Drew Sottardi

Write to be Read

Simple is good—and easy to understand

Before I became a copywriter, I was a journalist for several years. And if there’s one thing I learned from working at newspapers across the country, it’s this: Get to the point.

So, let me get to the point: don’t mess around with flowery prose or obscure references or words that could appear in the Scripps National Spelling Bee. You’re wasting your time. And, more importantly, you’re wasting your readers’ time.

That doesn’t mean you should dumb down your writing. You can still be smart and provocative with simple words and short sentences. But it does mean you should do the heavy lifting so your readers don’t have to. That applies for any mass audience—whether it’s donors looking to make a large gift or teenagers considering which college to attend.

Follow the three C’s

We’ve all seen copy that looks like every other word was pulled from a thesaurus. In these over-written sentences, students “engage in conversation” and “build community.” (As opposed to talk and make friends.) Professors take an “interdisciplinary approach” to education and “facilitate collaboration.” (You mean they work with other departments, right?)

When you use jargon like that, you’re not communicating. You’re showing off. You’re telling the reader: You don’t matter—I do. And that’s the opposite of what you should be doing.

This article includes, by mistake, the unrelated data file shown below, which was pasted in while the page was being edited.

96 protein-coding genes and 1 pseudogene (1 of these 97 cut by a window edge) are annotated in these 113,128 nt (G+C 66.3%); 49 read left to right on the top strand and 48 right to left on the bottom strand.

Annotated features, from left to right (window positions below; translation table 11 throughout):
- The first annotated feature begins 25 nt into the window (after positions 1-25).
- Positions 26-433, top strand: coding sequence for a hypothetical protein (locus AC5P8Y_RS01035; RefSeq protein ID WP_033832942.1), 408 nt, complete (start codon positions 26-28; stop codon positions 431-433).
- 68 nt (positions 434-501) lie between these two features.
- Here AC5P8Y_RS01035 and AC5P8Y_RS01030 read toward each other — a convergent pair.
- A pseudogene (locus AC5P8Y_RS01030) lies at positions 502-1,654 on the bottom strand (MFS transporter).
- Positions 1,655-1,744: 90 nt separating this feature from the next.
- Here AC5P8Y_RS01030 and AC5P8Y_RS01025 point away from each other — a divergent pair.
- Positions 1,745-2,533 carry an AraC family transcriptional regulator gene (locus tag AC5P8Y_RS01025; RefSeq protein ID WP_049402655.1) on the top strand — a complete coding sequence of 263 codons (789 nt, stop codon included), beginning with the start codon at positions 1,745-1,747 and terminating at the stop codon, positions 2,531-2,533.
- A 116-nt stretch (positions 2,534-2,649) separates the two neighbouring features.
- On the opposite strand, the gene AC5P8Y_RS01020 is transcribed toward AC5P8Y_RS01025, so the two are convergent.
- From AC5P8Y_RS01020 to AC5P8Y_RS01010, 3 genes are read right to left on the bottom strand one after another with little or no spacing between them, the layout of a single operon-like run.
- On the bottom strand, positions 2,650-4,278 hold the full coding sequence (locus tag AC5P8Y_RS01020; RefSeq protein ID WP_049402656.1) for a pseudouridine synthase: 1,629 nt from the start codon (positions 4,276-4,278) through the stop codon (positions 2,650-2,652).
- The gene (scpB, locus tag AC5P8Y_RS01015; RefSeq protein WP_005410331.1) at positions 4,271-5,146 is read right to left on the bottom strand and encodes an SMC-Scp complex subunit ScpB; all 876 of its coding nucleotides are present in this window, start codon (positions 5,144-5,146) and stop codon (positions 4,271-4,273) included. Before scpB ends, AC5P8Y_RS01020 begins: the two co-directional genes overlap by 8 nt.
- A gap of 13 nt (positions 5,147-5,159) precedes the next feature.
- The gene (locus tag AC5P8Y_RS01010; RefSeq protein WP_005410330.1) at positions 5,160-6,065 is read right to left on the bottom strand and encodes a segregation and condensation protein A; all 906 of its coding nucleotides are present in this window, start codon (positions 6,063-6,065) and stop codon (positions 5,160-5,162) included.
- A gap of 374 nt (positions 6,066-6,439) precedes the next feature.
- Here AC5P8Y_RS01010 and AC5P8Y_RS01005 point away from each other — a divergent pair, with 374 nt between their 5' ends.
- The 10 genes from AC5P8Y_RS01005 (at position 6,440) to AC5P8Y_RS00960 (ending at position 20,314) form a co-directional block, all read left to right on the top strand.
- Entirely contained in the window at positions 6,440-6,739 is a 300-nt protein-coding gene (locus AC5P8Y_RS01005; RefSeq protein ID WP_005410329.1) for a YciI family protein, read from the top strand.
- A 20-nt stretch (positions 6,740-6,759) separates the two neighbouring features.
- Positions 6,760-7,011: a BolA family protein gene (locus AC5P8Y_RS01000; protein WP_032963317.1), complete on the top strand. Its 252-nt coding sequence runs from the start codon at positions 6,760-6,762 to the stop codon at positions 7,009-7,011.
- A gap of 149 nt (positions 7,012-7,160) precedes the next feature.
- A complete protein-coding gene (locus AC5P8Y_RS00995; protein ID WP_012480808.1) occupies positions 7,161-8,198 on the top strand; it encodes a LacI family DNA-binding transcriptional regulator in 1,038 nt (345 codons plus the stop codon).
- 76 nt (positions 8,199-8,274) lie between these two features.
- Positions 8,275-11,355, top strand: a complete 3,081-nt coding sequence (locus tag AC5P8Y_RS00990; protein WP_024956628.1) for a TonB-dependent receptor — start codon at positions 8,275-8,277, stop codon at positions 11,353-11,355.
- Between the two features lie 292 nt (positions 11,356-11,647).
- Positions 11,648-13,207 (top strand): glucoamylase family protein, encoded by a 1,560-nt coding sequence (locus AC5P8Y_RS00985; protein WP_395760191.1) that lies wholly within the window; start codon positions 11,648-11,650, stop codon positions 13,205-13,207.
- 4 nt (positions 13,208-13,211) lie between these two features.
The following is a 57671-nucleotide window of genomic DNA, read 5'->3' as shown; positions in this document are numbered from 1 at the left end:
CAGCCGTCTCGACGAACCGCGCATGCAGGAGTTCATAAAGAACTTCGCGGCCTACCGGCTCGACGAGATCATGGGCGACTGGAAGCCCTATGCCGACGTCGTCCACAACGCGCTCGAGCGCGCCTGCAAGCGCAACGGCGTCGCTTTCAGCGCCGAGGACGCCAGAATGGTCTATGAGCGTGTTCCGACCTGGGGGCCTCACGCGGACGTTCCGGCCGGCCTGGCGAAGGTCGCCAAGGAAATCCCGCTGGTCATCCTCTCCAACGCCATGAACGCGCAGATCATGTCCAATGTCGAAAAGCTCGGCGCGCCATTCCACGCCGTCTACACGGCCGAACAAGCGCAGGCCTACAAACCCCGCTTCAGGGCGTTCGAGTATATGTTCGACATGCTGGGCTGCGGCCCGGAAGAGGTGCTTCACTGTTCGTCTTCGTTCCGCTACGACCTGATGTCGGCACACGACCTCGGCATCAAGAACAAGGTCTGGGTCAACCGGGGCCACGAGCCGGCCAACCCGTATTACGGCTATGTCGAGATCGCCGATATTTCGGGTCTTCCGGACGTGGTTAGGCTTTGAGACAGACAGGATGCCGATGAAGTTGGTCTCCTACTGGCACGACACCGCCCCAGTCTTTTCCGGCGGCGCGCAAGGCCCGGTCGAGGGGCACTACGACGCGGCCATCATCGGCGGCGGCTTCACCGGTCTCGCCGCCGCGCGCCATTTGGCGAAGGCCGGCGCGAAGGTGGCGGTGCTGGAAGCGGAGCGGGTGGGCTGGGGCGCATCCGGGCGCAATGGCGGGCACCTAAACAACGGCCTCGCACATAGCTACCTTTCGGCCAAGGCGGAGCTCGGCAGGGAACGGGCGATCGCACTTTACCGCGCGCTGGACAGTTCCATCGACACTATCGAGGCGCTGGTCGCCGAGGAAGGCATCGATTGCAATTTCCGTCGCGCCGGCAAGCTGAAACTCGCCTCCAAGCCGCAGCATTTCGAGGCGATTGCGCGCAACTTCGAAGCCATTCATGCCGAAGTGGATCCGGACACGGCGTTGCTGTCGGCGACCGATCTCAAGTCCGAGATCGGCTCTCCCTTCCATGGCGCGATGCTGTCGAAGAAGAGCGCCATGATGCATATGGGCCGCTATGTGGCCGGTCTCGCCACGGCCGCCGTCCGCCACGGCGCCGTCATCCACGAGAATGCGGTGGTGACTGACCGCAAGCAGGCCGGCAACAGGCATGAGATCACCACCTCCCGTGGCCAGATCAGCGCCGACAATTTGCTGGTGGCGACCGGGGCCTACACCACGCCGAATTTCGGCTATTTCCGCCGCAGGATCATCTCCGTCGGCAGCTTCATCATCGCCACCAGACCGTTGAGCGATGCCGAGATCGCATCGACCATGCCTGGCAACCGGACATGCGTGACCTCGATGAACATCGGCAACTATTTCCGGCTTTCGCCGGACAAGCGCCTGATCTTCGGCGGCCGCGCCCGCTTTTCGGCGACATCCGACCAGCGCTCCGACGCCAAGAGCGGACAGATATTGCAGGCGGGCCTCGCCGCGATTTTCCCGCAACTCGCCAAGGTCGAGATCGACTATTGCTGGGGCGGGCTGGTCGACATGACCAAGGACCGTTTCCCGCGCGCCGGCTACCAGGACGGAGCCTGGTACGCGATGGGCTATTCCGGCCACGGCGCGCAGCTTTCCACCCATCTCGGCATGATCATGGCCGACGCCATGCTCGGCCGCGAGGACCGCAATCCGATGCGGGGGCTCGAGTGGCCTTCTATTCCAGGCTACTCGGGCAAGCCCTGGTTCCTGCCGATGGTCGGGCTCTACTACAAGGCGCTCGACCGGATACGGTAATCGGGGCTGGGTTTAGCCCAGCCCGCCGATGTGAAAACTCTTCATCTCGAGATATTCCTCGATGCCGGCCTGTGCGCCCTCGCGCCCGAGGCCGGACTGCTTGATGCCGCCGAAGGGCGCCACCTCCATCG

So what can you do to make sure you’re putting your readers first? Write like you speak, for starters. That means your writing should be:

  • Clear
  • Concise
  • Conversational

After you’ve written something, read it out loud to see how it actually sounds. If it comes across as forced or fake, rewrite it. Because if you’re not believing what you wrote, your readers certainly won’t either.

Grade your work

Another good way to see how your writing stacks up is to run it through an online readability tool. (Here are two free options here and here.) These websites analyze a sample of your writing—syllables per word, words per sentence, etc.—and give you a readability score, plus a reading grade level.

And what grade level should you be aiming for? The sweet spot for a general audience is anywhere between 7th and 9th grade. That means your writing is easy to understand and won’t slow down your readers.

If that seems low, look at the reading grade levels of these best-selling authors:

  • Stephen King = 6th grade
  • Sheryl Sandberg = 7th grade
  • Malcolm Gladwell = 9th grade

For comparison, here are the reading grade levels of two works that will leave most people scratching their heads:

  • An academic paper about chess = 12th grade
  • The Affordable Care Act = College freshman

Of course, you need to take your audience into account. But for almost all cases, you should be writing at a 9th-grade reading level or below. Anything above that, and you’re asking the reader to do too much. You should be communicating, not obfuscating.

Some final words

One of the best ways to become a better writer is to read. It doesn’t have to be anything fancy. It could be a popular sports website, a summer best-seller, heck, even a newspaper (which would warm my heart).

Take note of how professional writers use simple, powerful words. How they vary sentence structures and lengths to create a rhythm in their work. How they write for you, not themselves. And how they make reading effortless and enjoyable.

Now if only writing were so easy.